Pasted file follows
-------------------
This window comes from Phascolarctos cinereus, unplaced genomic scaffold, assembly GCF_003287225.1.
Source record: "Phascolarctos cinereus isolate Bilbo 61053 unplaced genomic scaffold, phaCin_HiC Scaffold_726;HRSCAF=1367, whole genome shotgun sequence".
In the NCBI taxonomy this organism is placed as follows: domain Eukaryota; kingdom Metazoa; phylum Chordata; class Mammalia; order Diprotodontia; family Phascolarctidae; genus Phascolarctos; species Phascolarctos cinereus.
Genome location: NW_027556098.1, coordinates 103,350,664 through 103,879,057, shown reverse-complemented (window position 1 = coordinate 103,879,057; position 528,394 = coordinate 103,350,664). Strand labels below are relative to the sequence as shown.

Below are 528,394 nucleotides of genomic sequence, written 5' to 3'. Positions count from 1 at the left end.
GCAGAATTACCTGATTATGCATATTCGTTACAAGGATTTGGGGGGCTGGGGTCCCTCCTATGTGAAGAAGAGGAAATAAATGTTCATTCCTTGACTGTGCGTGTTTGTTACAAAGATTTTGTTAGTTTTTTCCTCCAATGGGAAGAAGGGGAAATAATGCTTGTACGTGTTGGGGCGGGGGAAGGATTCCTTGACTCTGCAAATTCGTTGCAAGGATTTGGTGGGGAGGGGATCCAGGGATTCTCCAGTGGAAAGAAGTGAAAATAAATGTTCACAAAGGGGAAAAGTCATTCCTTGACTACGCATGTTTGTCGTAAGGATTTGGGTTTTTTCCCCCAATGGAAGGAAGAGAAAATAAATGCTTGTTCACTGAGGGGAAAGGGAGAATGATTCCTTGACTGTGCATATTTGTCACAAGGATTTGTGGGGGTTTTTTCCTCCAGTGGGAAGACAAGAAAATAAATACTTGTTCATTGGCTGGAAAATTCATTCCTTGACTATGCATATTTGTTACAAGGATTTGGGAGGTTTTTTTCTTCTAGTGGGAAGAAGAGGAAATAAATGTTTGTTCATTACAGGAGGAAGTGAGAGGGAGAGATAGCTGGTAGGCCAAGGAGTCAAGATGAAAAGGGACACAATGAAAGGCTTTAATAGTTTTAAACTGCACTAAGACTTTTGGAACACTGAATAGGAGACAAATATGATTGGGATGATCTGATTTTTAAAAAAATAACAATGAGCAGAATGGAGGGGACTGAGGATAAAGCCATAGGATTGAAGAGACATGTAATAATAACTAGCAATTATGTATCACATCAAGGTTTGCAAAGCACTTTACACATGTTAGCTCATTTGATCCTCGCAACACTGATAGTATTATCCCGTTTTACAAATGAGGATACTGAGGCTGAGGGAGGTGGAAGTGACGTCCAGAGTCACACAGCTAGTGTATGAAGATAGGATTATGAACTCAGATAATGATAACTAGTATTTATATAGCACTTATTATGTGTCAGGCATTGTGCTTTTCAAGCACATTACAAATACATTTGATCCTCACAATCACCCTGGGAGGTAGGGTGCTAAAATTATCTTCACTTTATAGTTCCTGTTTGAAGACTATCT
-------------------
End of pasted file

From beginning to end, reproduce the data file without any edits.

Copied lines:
This window comes from Phascolarctos cinereus, unplaced genomic scaffold, assembly GCF_003287225.1.
Source record: "Phascolarctos cinereus isolate Bilbo 61053 unplaced genomic scaffold, phaCin_HiC Scaffold_726;HRSCAF=1367, whole genome shotgun sequence".
In the NCBI taxonomy this organism is placed as follows: domain Eukaryota; kingdom Metazoa; phylum Chordata; class Mammalia; order Diprotodontia; family Phascolarctidae; genus Phascolarctos; species Phascolarctos cinereus.
Genome location: NW_027556098.1, coordinates 103,350,664 through 103,879,057, shown reverse-complemented (window position 1 = coordinate 103,879,057; position 528,394 = coordinate 103,350,664). Strand labels below are relative to the sequence as shown.

Below are 528,394 nucleotides of genomic sequence, written 5' to 3'. Positions count from 1 at the left end.
GCAGAATTACCTGATTATGCATATTCGTTACAAGGATTTGGGGGGCTGGGGTCCCTCCTATGTGAAGAAGAGGAAATAAATGTTCATTCCTTGACTGTGCGTGTTTGTTACAAAGATTTTGTTAGTTTTTTCCTCCAATGGGAAGAAGGGGAAATAATGCTTGTACGTGTTGGGGCGGGGGAAGGATTCCTTGACTCTGCAAATTCGTTGCAAGGATTTGGTGGGGAGGGGATCCAGGGATTCTCCAGTGGAAAGAAGTGAAAATAAATGTTCACAAAGGGGAAAAGTCATTCCTTGACTACGCATGTTTGTCGTAAGGATTTGGGTTTTTTCCCCCAATGGAAGGAAGAGAAAATAAATGCTTGTTCACTGAGGGGAAAGGGAGAATGATTCCTTGACTGTGCATATTTGTCACAAGGATTTGTGGGGGTTTTTTCCTCCAGTGGGAAGACAAGAAAATAAATACTTGTTCATTGGCTGGAAAATTCATTCCTTGACTATGCATATTTGTTACAAGGATTTGGGAGGTTTTTTTCTTCTAGTGGGAAGAAGAGGAAATAAATGTTTGTTCATTACAGGAGGAAGTGAGAGGGAGAGATAGCTGGTAGGCCAAGGAGTCAAGATGAAAAGGGACACAATGAAAGGCTTTAATAGTTTTAAACTGCACTAAGACTTTTGGAACACTGAATAGGAGACAAATATGATTGGGATGATCTGATTTTTAAAAAAATAACAATGAGCAGAATGGAGGGGACTGAGGATAAAGCCATAGGATTGAAGAGACATGTAATAATAACTAGCAATTATGTATCACATCAAGGTTTGCAAAGCACTTTACACATGTTAGCTCATTTGATCCTCGCAACACTGATAGTATTATCCCGTTTTACAAATGAGGATACTGAGGCTGAGGGAGGTGGAAGTGACGTCCAGAGTCACACAGCTAGTGTATGAAGATAGGATTATGAACTCAGATAATGATAACTAGTATTTATATAGCACTTATTATGTGTCAGGCATTGTGCTTTTCAAGCACATTACAAATACATTTGATCCTCACAATCACCCTGGGAGGTAGGGTGCTAAAATTATCTTCACTTTATAGTTCCTGTTTGAAGACTATCT